Terri Ferguson Smith
Meetings and a possible compromise between state senate and house leadership will determine the future of teacher pay raises.
With less than a month left in the legislative session this year, Rep. Greg Snowden (R) of Meridian said on Monday that committee members representing both legislative chambers will hammer out details on a teacher pay raise. Both chambers have passed teacher pay raise proposals, Snowden told members of the Council of Governments, but the proposals differ and need further discussion.
"The house version has more money in it than the senate does," Snowden said. "The senate version has the raises come quicker than the house version."
Snowden said one of the issues he has more questions about is the senate's proposed merit pay raise for teachers.
"It would appear to reward teachers in A and B districts which is fine; but perhaps it would penalize other teachers," Snowden said. "That's not clear yet. That's one of the reasons we need to go to a conference committee to discuss that. I am optimistic we will come forward with a teacher pay plan."
A copy of the senate's legislation, calls it the "School Recognition Program," which would be created to provide financial awards to public schools, paying an extra $100 per student in an A-rated school. The dollar amount drops to$75 per student in a B-rated district.
"We just need to make sure that that's equitable and if that's a way of actually incentivizing higher performance. That's the whole idea," Snowden said.
Snowden said the House is dropping a portion of its legislation — benchmarks.
"The original house plan included some professional benchmarks that teachers would have to meet in order to obtain the raises. The only reason, as the speaker made clear at the time, those were included in the house bill, was to make sure that we got the senate to agree to discuss with us the topic of teacher pay raises," Snowden said. "At the time, the lieutenant governor and the leaders in the senate had indicated they were really opposed to across the board raises. We put that on the table so they would talk about it. They have come back and in their plan, they have across the board raises. The speaker's already said the benchmarks are gone. That was only a way to get the senate and house talking about a pay raise."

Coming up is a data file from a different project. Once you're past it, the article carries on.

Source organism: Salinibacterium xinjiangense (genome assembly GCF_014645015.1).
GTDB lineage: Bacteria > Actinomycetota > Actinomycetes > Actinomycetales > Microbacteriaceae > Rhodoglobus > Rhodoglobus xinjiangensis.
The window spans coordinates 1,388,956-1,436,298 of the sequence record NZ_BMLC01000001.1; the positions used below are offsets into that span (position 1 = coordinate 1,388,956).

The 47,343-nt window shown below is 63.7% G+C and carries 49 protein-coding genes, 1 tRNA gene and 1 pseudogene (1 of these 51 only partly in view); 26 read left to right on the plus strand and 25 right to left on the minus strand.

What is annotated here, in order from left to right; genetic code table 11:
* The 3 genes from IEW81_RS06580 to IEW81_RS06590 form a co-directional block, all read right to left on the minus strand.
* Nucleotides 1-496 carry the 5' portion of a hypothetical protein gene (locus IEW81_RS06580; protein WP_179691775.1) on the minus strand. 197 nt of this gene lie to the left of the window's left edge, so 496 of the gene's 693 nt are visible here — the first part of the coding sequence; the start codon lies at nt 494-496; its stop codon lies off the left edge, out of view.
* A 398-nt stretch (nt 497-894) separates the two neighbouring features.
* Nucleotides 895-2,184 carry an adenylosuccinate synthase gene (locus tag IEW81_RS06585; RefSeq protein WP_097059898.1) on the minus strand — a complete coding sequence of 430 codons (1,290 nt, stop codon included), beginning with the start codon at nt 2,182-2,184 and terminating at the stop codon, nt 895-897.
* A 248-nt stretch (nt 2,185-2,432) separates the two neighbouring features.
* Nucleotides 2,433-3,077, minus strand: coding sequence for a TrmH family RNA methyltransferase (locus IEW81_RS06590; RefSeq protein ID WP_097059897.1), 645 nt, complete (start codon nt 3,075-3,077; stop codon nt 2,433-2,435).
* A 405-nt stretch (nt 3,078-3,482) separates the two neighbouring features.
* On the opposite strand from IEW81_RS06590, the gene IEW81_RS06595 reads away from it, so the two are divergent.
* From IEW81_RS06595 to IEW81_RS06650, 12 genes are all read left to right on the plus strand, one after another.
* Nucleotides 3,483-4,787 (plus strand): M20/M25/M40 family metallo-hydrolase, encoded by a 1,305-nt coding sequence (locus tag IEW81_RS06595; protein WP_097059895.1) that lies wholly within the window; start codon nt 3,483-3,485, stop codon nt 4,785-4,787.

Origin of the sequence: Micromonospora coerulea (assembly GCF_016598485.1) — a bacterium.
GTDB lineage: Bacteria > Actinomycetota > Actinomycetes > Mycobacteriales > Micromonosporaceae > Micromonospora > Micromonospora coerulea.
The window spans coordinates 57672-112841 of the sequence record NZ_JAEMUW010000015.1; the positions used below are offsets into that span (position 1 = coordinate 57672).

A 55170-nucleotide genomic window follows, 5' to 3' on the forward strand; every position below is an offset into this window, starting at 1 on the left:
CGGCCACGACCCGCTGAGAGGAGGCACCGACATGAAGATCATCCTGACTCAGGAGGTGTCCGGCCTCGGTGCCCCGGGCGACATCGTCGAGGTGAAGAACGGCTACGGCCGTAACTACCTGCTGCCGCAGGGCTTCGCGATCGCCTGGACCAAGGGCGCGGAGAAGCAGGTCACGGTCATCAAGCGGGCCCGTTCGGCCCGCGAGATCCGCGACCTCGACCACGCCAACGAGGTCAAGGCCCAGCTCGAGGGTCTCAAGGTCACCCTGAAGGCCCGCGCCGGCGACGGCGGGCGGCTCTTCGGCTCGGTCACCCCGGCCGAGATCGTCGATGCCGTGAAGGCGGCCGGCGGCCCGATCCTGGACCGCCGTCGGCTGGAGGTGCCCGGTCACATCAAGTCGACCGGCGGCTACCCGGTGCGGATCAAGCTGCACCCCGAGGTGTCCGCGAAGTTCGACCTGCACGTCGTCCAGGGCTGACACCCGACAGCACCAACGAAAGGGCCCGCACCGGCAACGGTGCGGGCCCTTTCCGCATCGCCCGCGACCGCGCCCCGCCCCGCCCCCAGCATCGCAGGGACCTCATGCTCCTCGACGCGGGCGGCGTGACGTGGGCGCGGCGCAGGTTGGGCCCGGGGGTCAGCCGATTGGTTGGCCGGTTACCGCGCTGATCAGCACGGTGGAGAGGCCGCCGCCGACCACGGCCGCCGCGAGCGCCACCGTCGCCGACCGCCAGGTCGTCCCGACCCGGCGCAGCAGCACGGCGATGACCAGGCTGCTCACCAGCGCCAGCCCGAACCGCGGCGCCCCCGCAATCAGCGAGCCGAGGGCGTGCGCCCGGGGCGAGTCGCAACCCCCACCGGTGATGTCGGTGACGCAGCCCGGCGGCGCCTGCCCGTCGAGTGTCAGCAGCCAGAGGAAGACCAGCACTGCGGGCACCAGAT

Snowden also updated COG members on Monday about the state budgeting process.
Comparing revenues and expenses from 2008, a high mark for the state, when the state took in more than $4.9 billion in revenues, Snowden said everything dropped after that, with revenues decreasing to approximately $4.4 billion by 2011.
The current spending year — 2014 — is the first year the state's general fund revenues have made an upward comeback and slightly exceeded the robust budget of 2008, Snowden said.
"This year's looking even better," Snowden said of the projections for the upcoming budget year. "One of the things we hear from folks; particularly the folks in education. 'Well we are back to where we were in 2008. Shouldn't that mean we should be getting the money we got in 2008?"
Snowden said it's not that easy. Social programs, which include Medicaid, is totalling close to $1 billion, he said.
"This is without any sort of expansion," he said. "Medicaid is continuing to balloon. That's a good $200 million more than what it was in 2008."
The last day of the 2014 session is April 6.
"We have some severe challenges although it looks like we're crawling out of it," Snowden said.